Does any of the above matter? Apparently not is the message. An ever high debt burden carried by the many, and ever more concentration of wealth in the hands of the few. That has been the trend over the last 30 years and I see zero signs of any of it changing, no matter who is in charge.

This is what our so called capitalistic system produces, a structure geared toward the few and not working for the many.

As Ray Dalio recently outlined our system of capitalism is not working for the majority of people and this has consequences:

“Today, the top one-tenth of 1 percent of the population’s net worth is equal to the bottom 90 percent combined. In other words, a big giant wealth gap. That was the same — last time that happened was the late ’30s,” Dalio said.

Further, Dalio points to a survey by the Federal Reserve showing that 40 percent of adults can’t come up with $400 in the case of an emergency. “It gives you an idea of what the polarity is,” Dalio said. “That’s a real world. That’s an issue.”

And Dalio says the income gap will only get worse.

“We’re in a situation when the economy is at a peak, we still have this very big tension. That’s where we are today,” he said in November. “We’re in a situation where, if you have a downturn, and we will have a downturn, I believe that — I worry that that polarity will become greater.

And so be clear who benefits from the Fed having caved. Not a single person on minimum wage or on a median household income. The tax cuts have not resulted in more investments, it is buybacks benefitting again the very shareholders which we know are the top 10%. The entire system is geared toward that narrow group of ownership.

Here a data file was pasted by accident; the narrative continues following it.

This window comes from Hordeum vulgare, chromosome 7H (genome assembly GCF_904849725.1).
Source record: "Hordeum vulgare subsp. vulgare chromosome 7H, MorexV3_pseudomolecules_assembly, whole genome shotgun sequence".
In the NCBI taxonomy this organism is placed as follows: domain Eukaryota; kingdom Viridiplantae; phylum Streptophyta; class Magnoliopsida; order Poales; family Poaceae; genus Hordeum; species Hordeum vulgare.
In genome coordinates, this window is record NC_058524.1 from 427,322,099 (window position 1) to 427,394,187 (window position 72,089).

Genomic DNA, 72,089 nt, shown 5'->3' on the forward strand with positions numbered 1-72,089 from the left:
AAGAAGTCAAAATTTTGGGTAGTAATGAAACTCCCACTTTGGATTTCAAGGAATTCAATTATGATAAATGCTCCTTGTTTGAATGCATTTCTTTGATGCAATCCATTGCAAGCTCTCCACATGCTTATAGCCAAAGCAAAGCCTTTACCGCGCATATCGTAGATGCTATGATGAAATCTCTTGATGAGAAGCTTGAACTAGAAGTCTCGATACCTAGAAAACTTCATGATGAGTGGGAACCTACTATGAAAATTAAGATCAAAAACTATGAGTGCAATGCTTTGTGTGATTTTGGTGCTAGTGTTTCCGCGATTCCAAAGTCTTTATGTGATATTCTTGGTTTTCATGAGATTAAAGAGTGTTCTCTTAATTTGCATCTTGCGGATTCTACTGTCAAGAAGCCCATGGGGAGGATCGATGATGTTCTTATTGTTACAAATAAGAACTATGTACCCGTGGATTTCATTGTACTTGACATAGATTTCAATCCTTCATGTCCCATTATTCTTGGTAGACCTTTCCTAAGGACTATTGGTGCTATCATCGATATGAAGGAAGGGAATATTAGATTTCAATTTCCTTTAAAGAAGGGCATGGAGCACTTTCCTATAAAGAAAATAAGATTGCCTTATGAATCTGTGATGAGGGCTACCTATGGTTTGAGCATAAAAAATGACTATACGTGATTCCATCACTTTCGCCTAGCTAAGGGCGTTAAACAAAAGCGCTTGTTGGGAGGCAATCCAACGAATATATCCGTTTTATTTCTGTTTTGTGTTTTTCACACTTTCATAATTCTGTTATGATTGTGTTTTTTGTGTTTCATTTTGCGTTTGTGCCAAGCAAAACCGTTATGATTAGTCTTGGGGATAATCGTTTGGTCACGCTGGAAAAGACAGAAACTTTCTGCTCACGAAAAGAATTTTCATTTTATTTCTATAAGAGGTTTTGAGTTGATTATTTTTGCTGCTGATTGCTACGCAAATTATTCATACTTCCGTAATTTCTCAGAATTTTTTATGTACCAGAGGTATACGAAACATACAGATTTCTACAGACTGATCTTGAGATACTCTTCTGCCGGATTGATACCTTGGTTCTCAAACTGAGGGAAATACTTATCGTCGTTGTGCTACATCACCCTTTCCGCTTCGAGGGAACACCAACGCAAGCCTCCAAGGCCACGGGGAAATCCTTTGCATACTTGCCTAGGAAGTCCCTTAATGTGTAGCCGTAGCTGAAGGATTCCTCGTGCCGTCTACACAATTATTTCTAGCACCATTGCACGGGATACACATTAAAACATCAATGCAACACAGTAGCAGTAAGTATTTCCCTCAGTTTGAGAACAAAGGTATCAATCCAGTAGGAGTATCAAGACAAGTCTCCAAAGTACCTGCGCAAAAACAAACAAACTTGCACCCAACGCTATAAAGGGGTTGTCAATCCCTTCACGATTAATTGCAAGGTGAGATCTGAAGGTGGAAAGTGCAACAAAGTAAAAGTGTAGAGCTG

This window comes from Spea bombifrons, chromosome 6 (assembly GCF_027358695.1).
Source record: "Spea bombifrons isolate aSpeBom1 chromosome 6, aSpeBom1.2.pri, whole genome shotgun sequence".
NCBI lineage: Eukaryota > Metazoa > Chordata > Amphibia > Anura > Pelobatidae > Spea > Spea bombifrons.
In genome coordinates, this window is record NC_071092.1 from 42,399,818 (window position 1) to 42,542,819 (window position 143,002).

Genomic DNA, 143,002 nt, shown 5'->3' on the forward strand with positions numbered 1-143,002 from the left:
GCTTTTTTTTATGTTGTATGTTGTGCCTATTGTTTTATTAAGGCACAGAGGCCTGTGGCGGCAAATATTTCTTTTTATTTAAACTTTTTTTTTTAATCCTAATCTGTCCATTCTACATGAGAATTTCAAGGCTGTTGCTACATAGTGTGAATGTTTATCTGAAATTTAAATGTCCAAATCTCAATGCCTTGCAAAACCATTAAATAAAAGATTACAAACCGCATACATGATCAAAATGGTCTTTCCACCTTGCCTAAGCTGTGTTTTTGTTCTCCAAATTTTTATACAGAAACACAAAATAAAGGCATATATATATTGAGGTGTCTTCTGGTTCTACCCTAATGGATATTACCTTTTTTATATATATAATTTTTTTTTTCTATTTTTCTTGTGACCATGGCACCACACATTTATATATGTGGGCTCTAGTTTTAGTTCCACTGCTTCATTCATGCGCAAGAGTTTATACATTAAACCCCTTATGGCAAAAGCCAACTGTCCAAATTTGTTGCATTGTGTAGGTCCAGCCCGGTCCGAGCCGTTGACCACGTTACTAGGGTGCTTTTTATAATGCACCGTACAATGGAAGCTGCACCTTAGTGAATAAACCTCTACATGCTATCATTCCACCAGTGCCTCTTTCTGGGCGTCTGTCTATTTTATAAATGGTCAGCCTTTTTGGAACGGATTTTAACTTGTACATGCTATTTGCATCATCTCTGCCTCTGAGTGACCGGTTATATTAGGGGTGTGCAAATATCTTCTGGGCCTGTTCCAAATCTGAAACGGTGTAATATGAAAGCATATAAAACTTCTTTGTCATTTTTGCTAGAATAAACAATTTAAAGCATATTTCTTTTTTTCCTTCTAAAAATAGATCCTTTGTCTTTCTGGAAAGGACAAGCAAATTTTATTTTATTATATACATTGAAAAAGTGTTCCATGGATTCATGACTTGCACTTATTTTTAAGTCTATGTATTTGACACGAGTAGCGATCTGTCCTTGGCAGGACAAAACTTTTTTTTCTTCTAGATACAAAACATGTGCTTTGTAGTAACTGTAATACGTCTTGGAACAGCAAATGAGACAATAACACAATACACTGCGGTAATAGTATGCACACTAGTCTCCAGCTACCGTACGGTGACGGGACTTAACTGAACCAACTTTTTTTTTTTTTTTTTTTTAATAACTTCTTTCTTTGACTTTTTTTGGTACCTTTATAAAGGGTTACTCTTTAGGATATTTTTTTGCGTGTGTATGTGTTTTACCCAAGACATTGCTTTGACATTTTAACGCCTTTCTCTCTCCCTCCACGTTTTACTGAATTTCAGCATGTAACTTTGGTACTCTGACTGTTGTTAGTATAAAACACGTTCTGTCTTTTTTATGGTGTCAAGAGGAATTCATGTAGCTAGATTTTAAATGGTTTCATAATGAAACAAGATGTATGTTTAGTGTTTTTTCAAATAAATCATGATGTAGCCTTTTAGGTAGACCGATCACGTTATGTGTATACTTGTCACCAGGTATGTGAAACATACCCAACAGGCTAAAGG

The Empire has struck back and is benefitting the very few it serves.

And the Fed is a driving force behind everything, inflating the very assets that the very few increasingly own. Unelected and accountable their policies have exacerbated wealth inequality and contributed to global discontentment:

And the rest of America keeps getting screwed with little real wage growth and exploding debt obligations.

So yea Ray Dalio is right in pointing out the obvious: Capitalism is not working for the majority and it hasn’t in a long time. People may be inclined to blame the current administration for these problems, but they are only doubling down on the same script that has been at play since the early 80s. Nothing has changed in trend, only the actors keep changing.

And nothing will change until this country engages in an informed, fact based debate (in this political climate? Best of luck) on the causes and consequences of our current form of capitalism. Unfortunately those benefitting the most from the current structure have little incentive to change it unless the consequences will force them to. By that time it may be too late.

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Categories: Opinion

37 replies »

  1. Given the lack of bipartisan support for the tax cuts and threats by the Democrats to eliminate the Corporate tax cut – no business leader will make long-term investments under these circumstances. The claims by opposition that the tax cuts will not work are self fulfilling. The working class would be much better situated if the last three administrations had not moved the jobs to China.

  2. “We’re in a situation where, if you have a downturn, and we will have a downturn, I believe that — I worry that that polarity will become greater.”

    Dalio is a lying piece of shit. Income and wealth disparity started skyrocketing after the Wall Street bailouts, and of course during the Housing Bubble. During the fiancial crisis it was getting a lot better. Folks who made $150K realized they weren’t even worth $50K. That’s what we need again and no more bailouts for billionaires after the Fed’s Everything Bubble pops!